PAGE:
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The cost in lives of defending the constantly moving German line against the vast numerical superiority of the Russian forces always fell disproportionately on infantrymen.

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Panther tanks of the SS Division Wiking fighting east of Warsaw.

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Waffen-SS troops are sent in to put down the Warsaw uprising, August 1944. They did, but with characteristic ruthlessness.

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Exhausted Waffen-SS troops push supplies up to the front in an improvised cart attached to a bicycle. Controversially the Soviets stopped short of the city allowing the Germans to put down the uprising. The Poles held out for 63 days with little outside support.

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German troops rest during the uprising. 16,000 Poles died, German casualties were about 8,000. But the real victims were the civilians of Warsaw. Between 150,000 and 200,000 of them died, mostly from the fighting and mass murder.

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Initially the Poles took over the city centre but in savage house to house fighting the Germans took back control in September 1944. In all, 25% of Warsaw buildings were destroyed and together with earlier damage over 85% of the city had been razed to the ground when the Soviets finally entered in January 1945.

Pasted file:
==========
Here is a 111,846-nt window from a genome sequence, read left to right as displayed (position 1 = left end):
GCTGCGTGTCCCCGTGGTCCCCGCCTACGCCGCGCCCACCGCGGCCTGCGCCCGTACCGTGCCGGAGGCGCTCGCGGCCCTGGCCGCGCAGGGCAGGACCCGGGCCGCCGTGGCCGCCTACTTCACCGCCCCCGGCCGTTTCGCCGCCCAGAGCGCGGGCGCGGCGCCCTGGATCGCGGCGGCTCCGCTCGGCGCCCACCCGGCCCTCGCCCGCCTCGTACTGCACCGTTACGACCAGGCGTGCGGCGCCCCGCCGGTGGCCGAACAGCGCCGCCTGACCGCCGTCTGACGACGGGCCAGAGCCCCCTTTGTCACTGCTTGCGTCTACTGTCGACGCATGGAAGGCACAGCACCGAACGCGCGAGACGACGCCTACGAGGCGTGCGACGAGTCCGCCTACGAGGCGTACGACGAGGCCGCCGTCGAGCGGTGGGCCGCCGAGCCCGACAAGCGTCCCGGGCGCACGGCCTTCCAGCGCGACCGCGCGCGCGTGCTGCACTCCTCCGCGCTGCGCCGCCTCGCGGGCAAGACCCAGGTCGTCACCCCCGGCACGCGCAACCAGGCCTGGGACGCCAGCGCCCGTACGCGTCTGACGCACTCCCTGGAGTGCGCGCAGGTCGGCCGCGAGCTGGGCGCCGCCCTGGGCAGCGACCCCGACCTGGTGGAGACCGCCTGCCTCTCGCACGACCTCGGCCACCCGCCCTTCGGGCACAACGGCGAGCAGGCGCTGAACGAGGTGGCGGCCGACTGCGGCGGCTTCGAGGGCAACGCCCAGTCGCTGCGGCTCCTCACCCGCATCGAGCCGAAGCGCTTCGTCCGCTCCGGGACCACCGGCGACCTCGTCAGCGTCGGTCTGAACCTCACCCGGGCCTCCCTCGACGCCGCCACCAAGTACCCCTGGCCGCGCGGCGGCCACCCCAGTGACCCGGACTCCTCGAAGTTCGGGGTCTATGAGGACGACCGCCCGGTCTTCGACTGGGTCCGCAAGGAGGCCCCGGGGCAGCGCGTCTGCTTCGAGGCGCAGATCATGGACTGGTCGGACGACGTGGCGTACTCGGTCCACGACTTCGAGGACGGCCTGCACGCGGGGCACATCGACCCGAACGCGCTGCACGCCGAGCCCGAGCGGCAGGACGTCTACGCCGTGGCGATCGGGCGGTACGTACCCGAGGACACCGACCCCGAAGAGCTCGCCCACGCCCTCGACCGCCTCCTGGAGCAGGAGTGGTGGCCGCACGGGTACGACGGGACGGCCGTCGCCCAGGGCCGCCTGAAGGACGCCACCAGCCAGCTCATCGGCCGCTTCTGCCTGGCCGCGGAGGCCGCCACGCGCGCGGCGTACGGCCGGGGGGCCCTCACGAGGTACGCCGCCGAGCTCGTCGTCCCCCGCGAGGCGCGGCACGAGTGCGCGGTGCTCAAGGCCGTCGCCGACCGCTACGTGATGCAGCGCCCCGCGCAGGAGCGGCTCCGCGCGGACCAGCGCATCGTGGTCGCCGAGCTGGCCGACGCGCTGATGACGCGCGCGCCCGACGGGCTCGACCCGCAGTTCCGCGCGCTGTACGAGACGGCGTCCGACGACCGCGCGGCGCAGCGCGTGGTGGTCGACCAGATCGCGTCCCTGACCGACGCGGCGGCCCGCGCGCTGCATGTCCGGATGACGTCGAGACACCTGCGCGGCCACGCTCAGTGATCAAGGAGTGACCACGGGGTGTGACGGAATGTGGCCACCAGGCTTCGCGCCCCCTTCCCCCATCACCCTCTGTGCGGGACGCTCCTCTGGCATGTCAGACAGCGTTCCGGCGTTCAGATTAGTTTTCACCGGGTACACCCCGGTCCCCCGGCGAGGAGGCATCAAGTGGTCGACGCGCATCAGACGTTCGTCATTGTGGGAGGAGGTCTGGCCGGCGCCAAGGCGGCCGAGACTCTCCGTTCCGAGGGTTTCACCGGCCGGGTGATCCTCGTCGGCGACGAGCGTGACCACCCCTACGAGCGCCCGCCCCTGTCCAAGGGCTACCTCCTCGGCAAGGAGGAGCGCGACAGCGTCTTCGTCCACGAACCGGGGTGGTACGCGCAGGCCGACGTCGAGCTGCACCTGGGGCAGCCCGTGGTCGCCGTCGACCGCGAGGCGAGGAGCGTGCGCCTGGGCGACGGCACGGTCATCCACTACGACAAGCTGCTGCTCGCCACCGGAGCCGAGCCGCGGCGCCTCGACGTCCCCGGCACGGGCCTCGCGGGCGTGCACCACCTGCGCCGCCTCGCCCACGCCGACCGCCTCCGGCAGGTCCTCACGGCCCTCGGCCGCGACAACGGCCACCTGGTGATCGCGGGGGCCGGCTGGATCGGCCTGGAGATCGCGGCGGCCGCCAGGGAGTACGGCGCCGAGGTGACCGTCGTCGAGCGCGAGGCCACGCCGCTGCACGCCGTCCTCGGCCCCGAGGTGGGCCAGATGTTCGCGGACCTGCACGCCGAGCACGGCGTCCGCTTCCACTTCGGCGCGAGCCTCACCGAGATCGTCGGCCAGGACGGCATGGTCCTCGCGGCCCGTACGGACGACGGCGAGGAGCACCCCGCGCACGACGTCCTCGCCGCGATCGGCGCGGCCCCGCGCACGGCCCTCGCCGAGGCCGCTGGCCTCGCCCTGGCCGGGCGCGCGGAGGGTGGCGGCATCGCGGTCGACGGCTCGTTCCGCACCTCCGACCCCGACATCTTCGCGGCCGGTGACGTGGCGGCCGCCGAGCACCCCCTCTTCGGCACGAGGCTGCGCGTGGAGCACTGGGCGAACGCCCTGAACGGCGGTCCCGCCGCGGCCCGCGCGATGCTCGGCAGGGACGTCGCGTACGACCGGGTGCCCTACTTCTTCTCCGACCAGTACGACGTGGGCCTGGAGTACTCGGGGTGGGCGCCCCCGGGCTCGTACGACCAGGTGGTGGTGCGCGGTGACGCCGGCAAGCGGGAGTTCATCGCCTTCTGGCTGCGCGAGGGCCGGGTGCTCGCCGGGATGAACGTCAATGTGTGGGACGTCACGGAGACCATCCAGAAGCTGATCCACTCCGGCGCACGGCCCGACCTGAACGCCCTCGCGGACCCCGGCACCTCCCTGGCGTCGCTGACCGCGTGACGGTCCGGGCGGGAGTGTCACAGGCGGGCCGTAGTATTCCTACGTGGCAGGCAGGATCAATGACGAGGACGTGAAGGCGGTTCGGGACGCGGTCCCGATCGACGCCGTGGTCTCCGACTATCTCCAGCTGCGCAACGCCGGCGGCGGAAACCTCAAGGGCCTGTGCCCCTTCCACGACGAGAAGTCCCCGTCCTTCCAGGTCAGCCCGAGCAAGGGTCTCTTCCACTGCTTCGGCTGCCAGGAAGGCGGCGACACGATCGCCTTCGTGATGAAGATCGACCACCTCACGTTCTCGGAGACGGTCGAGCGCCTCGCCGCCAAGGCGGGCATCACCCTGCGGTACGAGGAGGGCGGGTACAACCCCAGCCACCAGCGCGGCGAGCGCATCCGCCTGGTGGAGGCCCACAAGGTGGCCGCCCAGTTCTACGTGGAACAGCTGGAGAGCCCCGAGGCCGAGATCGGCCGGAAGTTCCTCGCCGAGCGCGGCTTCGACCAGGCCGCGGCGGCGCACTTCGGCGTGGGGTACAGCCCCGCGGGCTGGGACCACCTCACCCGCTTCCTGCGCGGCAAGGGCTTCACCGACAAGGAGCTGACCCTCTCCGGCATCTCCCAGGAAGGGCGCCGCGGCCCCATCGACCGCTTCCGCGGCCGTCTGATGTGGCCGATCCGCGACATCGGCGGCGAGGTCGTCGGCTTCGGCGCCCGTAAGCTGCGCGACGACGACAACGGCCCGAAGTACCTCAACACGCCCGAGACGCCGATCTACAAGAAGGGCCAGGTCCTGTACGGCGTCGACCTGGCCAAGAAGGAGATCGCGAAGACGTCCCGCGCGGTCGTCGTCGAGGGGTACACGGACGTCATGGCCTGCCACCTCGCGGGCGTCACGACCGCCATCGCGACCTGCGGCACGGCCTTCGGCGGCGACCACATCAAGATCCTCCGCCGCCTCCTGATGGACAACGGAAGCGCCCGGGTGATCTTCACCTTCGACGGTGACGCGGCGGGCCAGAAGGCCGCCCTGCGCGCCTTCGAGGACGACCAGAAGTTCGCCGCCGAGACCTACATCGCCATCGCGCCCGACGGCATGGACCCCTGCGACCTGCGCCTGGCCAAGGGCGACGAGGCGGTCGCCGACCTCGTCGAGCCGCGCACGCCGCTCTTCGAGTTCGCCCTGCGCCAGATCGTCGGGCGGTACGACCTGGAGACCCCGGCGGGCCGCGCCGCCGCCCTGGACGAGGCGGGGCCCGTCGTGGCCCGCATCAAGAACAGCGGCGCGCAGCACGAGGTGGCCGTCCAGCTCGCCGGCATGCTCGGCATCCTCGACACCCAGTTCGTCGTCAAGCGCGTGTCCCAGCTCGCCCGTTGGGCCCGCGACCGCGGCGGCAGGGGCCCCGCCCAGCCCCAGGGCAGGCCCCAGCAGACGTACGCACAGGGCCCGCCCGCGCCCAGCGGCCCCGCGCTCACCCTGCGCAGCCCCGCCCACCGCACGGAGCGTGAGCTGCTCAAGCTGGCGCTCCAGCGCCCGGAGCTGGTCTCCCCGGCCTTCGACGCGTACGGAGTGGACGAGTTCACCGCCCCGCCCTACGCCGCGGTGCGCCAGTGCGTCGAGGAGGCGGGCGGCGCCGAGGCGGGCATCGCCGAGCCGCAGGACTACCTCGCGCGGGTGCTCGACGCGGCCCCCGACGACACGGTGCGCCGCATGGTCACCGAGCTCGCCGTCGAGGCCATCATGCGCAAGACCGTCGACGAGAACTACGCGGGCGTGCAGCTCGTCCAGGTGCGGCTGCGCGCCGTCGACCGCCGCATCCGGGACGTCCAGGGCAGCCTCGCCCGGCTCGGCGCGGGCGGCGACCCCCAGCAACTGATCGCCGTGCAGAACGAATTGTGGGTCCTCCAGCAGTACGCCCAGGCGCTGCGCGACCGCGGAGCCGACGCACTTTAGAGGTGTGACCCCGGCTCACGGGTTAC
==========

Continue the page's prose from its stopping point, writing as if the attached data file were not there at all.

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Waffen-SS troops under fire. Feared and loathed by the Soviets in equal measure, if they were captured they were often executed on sight.

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The Russians enter a village in Poland as Waffen-SS troops seek to counterattack. Even this defensive action could not make up for the Soviets overwhelming superiority in men and material.

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A shell explodes just in front of a unit of Waffen-SS troops. During the long retreat in the East they were used strategically, often to relieve encircled Wehrmacht divisions.

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Officers of the 5th Company of the Wiking Panzer Regiment pictured on the engine deck of a Panther tank, Russia, Summer 1944.